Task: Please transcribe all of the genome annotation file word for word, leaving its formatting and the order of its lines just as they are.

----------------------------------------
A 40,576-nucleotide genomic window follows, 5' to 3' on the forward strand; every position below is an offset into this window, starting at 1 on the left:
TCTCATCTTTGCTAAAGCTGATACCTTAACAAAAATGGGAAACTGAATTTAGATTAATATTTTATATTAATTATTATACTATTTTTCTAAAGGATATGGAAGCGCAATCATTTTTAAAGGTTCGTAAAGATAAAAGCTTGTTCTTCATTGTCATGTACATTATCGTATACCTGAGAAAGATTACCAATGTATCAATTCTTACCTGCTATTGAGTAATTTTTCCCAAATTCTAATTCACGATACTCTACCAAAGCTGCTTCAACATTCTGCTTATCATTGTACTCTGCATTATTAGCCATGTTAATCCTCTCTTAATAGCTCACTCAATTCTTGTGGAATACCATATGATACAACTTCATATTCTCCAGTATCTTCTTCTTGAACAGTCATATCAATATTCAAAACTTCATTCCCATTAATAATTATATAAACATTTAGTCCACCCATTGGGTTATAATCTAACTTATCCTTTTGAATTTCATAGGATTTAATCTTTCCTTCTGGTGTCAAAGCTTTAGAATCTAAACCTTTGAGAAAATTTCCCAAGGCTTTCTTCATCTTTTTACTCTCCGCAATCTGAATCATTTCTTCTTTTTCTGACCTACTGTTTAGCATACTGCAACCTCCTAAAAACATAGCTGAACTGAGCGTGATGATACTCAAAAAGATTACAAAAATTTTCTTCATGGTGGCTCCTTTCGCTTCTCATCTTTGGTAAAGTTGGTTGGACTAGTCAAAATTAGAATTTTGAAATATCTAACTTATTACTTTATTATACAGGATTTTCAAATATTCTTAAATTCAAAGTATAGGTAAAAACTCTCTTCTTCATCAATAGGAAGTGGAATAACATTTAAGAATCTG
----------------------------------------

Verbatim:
A 40,576-nucleotide genomic window follows, 5' to 3' on the forward strand; every position below is an offset into this window, starting at 1 on the left:
TCTCATCTTTGCTAAAGCTGATACCTTAACAAAAATGGGAAACTGAATTTAGATTAATATTTTATATTAATTATTATACTATTTTTCTAAAGGATATGGAAGCGCAATCATTTTTAAAGGTTCGTAAAGATAAAAGCTTGTTCTTCATTGTCATGTACATTATCGTATACCTGAGAAAGATTACCAATGTATCAATTCTTACCTGCTATTGAGTAATTTTTCCCAAATTCTAATTCACGATACTCTACCAAAGCTGCTTCAACATTCTGCTTATCATTGTACTCTGCATTATTAGCCATGTTAATCCTCTCTTAATAGCTCACTCAATTCTTGTGGAATACCATATGATACAACTTCATATTCTCCAGTATCTTCTTCTTGAACAGTCATATCAATATTCAAAACTTCATTCCCATTAATAATTATATAAACATTTAGTCCACCCATTGGGTTATAATCTAACTTATCCTTTTGAATTTCATAGGATTTAATCTTTCCTTCTGGTGTCAAAGCTTTAGAATCTAAACCTTTGAGAAAATTTCCCAAGGCTTTCTTCATCTTTTTACTCTCCGCAATCTGAATCATTTCTTCTTTTTCTGACCTACTGTTTAGCATACTGCAACCTCCTAAAAACATAGCTGAACTGAGCGTGATGATACTCAAAAAGATTACAAAAATTTTCTTCATGGTGGCTCCTTTCGCTTCTCATCTTTGGTAAAGTTGGTTGGACTAGTCAAAATTAGAATTTTGAAATATCTAACTTATTACTTTATTATACAGGATTTTCAAATATTCTTAAATTCAAAGTATAGGTAAAAACTCTCTTCTTCATCAATAGGAAGTGGAATAACATTTAAGAATCTG